Statistical analysis

All data are expressed as mean and standard deviation (SD). The comparisons of exposed children (EC) and non-exposed children (NEC) of both genders were made using Student's t-test. Multiple regression and Spearman correlation analyses were performed to determine the correlation between BLL, age, and % of hemoglobin. The statistical significance was defined as p Greater than 0.05. All statistical analyses were performed using the statistical Package for Social Science (SPSS) Version 10.0.

Results and Discussion

Visual examination of the data supported by use of the Kruskal-Wallis one way analysis of variance on ranks and Dunn's multiple comparison indicate the existence of two groups, exposed children and non-exposed children of both gender. In the study population, 143 boys and 102 girls were from industrial areas termed as EC, while 99 boys and 81 girls were selected from non industrial areas termed as NEC. According to hematological testing, Greater than 63% EC had less hemoglobin level as compared to NEC (Table 2).

Table 2. Hematological parameters of children living in industrial and non-industrial areas

Parameters###Non-Industrial###industrial###Normal Range###

Serum ferritin (ug/L)###33.2 +- 1.2###31.2 +- 1.4###Less than 30

Haemoglobin (mg/dL)###13.3 +- 1.5###11.8 +- 1.2###11.5-16.5

Haematocrit (%)###38.9 +- 2.4###37.5 +- 3.2###35-55

Red blood count RBC (mm3)###4.6 +- 0.7###4.1 +- 0.6###3.5-5.5

MCV (um)###82.2 +- 2.6###79.4 +- 2.9###75-100

MCH (pg)###30.2 +- 1.9###28.7 +- 2.6###25-35

MCHC (g/dL)###35.5 +- 1.5###33.4 +- 3.3###31-38

WBC (mm3)###8.2 +- 0.9###7.6 +- 1.3###3.5-10

Platelets (mm3)###258.7 +- 33.5###276.6 +- 21.5###100-400

Key: Results are given as x +- s

The BLL of non-exposed boys and girls were observed at 95% confidence interval (C.I: 12.1, 13.0) mgd/L, (C.I: 10.2, 10.8) mg/dL respectively. The BLL of exposed boys (C.I: 21.9, 23.1) mg/dL and girls (C.I: 20.6, 21.5) mg/dL were significantly higher (P Greater than 0.001) than NEC of both gender (Table 3), although age-related increase was found in children of both groups. The BLL among the NEC and EC included in this study are presented in box and whisker plots (Fig. 1).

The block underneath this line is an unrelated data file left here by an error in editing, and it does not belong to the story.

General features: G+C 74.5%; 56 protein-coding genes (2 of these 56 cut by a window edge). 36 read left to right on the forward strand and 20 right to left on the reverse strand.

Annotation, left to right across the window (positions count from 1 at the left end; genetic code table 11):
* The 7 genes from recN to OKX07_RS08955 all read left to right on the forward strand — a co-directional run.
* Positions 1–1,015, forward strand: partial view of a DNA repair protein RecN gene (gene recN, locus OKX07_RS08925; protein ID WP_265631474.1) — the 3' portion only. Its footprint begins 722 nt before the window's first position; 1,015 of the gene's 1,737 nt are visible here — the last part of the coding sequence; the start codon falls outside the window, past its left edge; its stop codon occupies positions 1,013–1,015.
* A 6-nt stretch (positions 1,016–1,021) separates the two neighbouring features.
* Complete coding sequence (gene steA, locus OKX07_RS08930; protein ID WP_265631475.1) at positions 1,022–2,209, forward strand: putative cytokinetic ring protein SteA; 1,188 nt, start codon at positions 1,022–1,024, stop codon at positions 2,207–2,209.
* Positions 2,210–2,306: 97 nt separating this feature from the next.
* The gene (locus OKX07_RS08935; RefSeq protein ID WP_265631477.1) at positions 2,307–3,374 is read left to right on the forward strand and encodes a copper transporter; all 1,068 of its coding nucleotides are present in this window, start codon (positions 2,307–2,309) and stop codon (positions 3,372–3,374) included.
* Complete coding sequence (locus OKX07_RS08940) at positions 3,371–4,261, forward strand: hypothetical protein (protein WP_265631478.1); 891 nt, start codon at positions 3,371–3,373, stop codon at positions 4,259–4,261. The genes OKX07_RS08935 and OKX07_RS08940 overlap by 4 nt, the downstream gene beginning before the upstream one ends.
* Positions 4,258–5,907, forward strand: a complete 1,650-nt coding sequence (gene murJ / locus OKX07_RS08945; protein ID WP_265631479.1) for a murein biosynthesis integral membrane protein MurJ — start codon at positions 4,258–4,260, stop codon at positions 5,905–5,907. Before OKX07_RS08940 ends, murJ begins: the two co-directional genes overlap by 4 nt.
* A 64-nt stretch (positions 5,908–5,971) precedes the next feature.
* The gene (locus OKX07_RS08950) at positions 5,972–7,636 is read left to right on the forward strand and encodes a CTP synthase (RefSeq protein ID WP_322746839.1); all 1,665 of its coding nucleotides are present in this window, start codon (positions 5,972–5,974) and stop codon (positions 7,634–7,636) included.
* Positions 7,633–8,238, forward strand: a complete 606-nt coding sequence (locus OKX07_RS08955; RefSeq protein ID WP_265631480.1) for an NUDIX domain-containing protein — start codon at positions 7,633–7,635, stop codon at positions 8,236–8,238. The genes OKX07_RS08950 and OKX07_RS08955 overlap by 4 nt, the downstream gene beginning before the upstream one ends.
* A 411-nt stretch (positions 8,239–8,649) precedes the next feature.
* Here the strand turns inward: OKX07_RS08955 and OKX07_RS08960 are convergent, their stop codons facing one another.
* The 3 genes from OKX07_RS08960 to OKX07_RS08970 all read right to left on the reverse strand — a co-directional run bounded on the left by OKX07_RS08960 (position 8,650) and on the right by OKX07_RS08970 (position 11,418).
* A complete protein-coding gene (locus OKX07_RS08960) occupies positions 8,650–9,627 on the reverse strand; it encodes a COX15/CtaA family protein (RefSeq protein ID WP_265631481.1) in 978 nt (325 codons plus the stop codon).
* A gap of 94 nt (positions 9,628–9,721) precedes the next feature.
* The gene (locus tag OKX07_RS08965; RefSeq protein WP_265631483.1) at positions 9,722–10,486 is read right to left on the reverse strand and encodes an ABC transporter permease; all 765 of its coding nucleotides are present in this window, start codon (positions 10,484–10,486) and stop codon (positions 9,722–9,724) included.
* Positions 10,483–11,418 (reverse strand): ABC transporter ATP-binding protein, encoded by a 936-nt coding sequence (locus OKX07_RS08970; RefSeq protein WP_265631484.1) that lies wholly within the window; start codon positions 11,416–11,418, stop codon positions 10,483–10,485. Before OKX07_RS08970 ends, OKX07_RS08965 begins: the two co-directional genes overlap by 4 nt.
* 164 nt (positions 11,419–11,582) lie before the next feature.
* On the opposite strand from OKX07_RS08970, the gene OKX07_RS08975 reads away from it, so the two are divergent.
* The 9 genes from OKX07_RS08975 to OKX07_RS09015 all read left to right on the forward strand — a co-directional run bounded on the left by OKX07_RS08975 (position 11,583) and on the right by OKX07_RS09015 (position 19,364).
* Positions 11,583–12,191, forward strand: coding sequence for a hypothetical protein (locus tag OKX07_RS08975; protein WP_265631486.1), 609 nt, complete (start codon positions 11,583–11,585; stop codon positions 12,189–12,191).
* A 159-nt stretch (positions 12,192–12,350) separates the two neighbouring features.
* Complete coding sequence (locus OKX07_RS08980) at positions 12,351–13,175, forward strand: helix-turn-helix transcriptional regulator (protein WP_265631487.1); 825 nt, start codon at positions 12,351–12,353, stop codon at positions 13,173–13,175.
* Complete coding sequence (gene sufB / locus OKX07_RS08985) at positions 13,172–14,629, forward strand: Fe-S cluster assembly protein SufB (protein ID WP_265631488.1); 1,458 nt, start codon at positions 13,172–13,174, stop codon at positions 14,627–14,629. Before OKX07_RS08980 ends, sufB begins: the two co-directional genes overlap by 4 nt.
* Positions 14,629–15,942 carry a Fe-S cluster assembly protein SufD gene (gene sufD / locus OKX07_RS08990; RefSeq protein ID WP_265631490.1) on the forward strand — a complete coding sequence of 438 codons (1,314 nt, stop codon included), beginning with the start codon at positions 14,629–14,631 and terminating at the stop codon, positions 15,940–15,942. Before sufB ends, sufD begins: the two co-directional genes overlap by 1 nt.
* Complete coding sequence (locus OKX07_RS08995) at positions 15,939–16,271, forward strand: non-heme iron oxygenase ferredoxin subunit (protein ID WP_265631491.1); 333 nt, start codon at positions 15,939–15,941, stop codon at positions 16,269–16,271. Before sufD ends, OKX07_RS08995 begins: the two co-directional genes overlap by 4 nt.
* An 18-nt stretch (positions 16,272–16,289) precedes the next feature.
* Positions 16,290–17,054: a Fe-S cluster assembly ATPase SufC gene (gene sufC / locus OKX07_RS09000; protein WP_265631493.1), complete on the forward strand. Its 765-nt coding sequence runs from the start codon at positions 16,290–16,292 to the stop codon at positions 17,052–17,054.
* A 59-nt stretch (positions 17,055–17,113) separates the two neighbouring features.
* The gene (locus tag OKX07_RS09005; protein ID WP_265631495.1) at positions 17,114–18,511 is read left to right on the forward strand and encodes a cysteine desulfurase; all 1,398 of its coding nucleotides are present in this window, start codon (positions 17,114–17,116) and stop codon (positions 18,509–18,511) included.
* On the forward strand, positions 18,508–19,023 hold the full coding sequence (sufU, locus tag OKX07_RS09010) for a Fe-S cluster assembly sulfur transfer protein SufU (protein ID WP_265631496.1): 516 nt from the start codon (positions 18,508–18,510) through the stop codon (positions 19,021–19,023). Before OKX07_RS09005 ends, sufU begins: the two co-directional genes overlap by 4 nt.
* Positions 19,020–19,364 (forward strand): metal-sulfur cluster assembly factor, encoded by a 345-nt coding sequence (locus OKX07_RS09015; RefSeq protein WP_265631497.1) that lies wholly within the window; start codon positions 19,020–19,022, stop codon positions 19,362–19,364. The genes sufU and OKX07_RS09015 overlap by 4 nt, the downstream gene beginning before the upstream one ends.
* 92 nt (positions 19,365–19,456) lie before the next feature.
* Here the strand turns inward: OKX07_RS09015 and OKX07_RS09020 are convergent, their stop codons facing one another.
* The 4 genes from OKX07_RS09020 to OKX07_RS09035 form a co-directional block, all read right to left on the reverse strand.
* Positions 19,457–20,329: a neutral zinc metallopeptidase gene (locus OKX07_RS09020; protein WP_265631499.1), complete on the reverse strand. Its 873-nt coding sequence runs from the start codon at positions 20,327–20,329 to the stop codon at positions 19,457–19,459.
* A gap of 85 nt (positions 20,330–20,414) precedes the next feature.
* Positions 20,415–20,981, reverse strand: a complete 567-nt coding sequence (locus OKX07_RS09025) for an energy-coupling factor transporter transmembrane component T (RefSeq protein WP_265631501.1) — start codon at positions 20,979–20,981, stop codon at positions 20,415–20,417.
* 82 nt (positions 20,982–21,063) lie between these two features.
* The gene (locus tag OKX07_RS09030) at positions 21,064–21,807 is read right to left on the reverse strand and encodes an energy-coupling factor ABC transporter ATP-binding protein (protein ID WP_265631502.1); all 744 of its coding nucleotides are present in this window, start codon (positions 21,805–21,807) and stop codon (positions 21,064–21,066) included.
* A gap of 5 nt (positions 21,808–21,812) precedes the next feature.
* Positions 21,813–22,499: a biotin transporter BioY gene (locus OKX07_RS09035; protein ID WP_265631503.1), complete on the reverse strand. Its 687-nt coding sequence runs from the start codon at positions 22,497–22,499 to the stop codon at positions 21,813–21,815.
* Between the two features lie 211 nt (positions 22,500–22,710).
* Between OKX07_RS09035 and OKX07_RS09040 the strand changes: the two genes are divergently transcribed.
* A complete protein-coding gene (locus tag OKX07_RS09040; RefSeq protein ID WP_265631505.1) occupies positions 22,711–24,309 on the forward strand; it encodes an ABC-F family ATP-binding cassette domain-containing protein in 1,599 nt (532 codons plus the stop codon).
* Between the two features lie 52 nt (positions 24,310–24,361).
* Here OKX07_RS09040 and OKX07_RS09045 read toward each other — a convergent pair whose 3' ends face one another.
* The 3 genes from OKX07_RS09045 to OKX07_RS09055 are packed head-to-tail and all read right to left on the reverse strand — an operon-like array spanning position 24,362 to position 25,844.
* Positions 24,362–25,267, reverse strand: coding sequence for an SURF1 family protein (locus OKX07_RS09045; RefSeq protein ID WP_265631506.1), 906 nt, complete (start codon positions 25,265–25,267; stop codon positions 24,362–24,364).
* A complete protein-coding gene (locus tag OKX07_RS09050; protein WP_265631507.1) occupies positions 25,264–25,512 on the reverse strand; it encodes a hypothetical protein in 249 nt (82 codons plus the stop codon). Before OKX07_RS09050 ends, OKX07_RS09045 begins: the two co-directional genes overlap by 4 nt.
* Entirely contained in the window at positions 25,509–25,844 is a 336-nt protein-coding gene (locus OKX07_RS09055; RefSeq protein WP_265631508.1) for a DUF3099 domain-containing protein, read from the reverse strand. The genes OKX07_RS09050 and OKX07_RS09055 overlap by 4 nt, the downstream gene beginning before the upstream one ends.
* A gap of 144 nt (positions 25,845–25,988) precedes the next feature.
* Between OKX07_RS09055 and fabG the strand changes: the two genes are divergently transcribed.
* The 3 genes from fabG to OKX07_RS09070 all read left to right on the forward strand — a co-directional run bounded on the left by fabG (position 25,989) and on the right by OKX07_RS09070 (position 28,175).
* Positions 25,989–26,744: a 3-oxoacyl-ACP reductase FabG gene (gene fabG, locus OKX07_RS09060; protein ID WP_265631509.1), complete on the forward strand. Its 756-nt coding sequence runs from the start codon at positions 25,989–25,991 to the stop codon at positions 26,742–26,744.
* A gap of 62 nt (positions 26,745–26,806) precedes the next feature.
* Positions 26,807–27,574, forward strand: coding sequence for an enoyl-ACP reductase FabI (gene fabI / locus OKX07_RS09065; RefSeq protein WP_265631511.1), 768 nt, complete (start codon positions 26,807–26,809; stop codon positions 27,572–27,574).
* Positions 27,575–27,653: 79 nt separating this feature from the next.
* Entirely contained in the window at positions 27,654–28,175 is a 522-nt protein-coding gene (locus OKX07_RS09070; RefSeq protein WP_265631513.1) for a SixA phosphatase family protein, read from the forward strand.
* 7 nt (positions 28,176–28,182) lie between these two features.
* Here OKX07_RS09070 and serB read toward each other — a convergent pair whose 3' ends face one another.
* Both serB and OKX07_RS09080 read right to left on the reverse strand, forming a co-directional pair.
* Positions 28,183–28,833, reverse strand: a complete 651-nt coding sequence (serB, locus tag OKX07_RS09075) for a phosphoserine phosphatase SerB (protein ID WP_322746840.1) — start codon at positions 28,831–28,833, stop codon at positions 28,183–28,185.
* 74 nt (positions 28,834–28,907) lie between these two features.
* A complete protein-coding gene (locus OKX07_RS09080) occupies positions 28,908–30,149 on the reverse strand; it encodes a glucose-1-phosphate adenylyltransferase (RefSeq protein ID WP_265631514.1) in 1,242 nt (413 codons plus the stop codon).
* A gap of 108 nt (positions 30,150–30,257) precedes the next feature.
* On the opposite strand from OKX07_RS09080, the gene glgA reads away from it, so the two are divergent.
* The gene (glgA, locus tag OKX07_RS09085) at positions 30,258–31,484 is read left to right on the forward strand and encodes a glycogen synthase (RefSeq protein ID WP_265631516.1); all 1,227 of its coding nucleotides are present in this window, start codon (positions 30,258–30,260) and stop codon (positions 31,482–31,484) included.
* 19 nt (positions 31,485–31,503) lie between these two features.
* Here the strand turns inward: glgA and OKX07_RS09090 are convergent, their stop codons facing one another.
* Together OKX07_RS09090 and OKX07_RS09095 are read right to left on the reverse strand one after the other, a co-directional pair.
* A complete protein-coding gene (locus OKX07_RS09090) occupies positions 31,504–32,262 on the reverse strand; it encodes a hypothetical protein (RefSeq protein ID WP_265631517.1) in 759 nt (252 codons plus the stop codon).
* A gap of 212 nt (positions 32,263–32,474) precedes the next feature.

There were no significant differences of BLL between sexes of both NEC and EC calculated by Kruskal-Wallis Test (p=0.479-0.481). Difference and prevalence of elevated BLL in children with age range (5-10 years) of both groups are shown in Fig 2 (a, b), indicating the correlation between log values of Pb in blood vs. age (years) of EC and NEC. The correlation (r) between the log-transformed data of BLL and age in NEC shows weak correlation (r=0.34), whereas a high correlation was observed between age and BLL of EC (r=0.67), which indicated that the prevalence of elevated BLL increased with age in EC. The correlation of hemoglobin and BLL between NEC and EC of both genders was statistically analyzed by a multiple linear regression equation and Pearson's correlation (Table 4).

Table 3. Comparison of Pb in whole blood of children living in industrial (EC) and non-industrial area (NEC) (ug/dL)

###NEC###EC

Gender###x +- s###x +- s

###(Min-Max)###(Min-Max)###p-value

Boys###12.5 +- 2.1###22.5 +- 3.5

###(6.0 - 18.2) (15.4 - 35.5)###0.001

Girls###10.5 +- 1.4###21.0 +- 2.2

###(7.5 - 14.2) (15.5 - 25.6)###0.001